The 12th November 2019 was an important day for Sikhs as it marked the 550th anniversary of Guru Nanak the founder of Sikhism. The Faithful Friends were involved in a tree planting event in Smethwick between Holy Trinity Church and the Guru Nanak Gurdwara. This was a joint project between the church, EcoSikh and the Canal and River Trust to plant 550 trees in the Smethwick area. The 550th tree was planted at Holy Trinity Church to mark the birth anniversary of Guru Nanak and the friendship between Sikhs and Christians in the area.
As part of the Faithful Friends: On Tour pilgrimage the Revd David Gould took the group to his special place – Polzeath in Cornwall. Here he reflects on returning to a place of special meaning with friends of different faiths…
Background Story for our Cornwall Visit
I went to Cornwall in 1973 with Covenanters who ran camps at the time and youth groups in mainly Free Evangelical churches. I had been going to church for a couple of years and a children’s group before that.
I was 14 and a half when I went to the camp. We slept eight to a bell tent with an adult assigned to each tent. The system was quite rigid with morning inspections, competition for best tent etc each day and shared helping with washing up and serving at tables.
Morning and evening talks by the Padre, Ian Knox. Meals together, about 80 boys and 20 adults with a Commandant in charge. I remember each tent being a boat on the wall of the marquee and we were awarded points each day…naming and shaming….My tent won the competition! I also learned and enjoyed volleyball there.
Three of us travelled by train from Stafford and were collected in a Land Rover from Bodmin. We stayed ten days I think. I remember it being very hot, lots of calamine lotion and time on the beach with a plywood surfboard. One huge thunderstorm and we were all hauled out of our tents in the night because it was thought safer out than in!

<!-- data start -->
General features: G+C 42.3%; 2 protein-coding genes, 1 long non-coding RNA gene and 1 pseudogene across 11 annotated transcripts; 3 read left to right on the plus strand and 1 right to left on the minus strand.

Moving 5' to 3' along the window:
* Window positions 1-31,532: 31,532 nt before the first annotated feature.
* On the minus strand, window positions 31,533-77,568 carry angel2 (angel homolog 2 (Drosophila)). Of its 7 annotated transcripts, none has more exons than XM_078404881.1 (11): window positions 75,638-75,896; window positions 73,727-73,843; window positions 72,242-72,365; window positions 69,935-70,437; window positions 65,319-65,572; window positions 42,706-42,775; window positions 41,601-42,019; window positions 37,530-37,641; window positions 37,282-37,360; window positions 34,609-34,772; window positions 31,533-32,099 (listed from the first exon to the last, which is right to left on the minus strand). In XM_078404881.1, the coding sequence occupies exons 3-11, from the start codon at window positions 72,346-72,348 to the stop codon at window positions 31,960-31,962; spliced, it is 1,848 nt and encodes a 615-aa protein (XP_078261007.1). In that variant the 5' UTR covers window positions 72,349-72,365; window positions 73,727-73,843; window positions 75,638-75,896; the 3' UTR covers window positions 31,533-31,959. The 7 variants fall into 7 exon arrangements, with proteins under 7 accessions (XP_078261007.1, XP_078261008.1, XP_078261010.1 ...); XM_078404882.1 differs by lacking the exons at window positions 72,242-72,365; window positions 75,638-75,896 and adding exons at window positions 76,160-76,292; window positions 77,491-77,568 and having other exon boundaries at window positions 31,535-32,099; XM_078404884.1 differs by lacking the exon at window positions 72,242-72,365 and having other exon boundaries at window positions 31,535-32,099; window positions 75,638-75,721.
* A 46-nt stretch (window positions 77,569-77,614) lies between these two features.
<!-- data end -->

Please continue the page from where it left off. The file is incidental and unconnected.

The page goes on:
The key bit for me was the call each night by Ian, for us to come to Jesus. One night I wanted to but couldn’t find the courage so went to Ian’s tent the following morning and so began my concious Christian journey – I had been baptised as a baby as most were then. Ian’s invitation was to take the hand of Jesus and walk with him through life, never alone and that has been true for me ever since. I have often used that way of looking at faith in sermons etc.
In 1984 Ian and I worked together during the Mission:England project when he was part of the team of evangelists. Years later we were in touch again and he invited me to join his team doing town – wide missions in Dundee, Malvern and Suffolk. Ian has been faithful to me as has the friend he enabled for me in Jesus. Very special. Ian is now ordained and serving in Northumbria and continues to preach there and in Africa.
Reflections for our visit to Cornwall
In Christian teaching the Incarnation is very central for me. God becoming human and taking that lived experience back into God, the creator changed forever…….The hand and the promise….Jesus never lets go, is always there, through all and promises to always be there.
Time and Place…..Christianity is for me located, tangible, made real in time and space. Jesus on a road, a cross, a mountain at a time in history. Likewise for me I identified my Christian journey in time and place which is what makes Polzeath so special for me as are the other places since where God has been signally real
Unique …..I cannot say faiths are the same but neither will I put down another or someone of no faith. Jesus is for me the unique expression of God to us as humans and back in to God and yes I do want all to know him as I do and yes that is a major driver for me in ministry. It’s the way I have come and it’s what shapes my ministry as a vicar in Smethwick and my personal faith. However, I hope I never force that experience of faith on anyone but rather I am ready to give account when called to. New life in Jesus is not about a new life after death, re-incarnated, but a new life in God that starts in this life, shapes this life and enables this life through all the messes we make and all the mess which we don’t make but live through. This new life includes our physical death and the life beyond.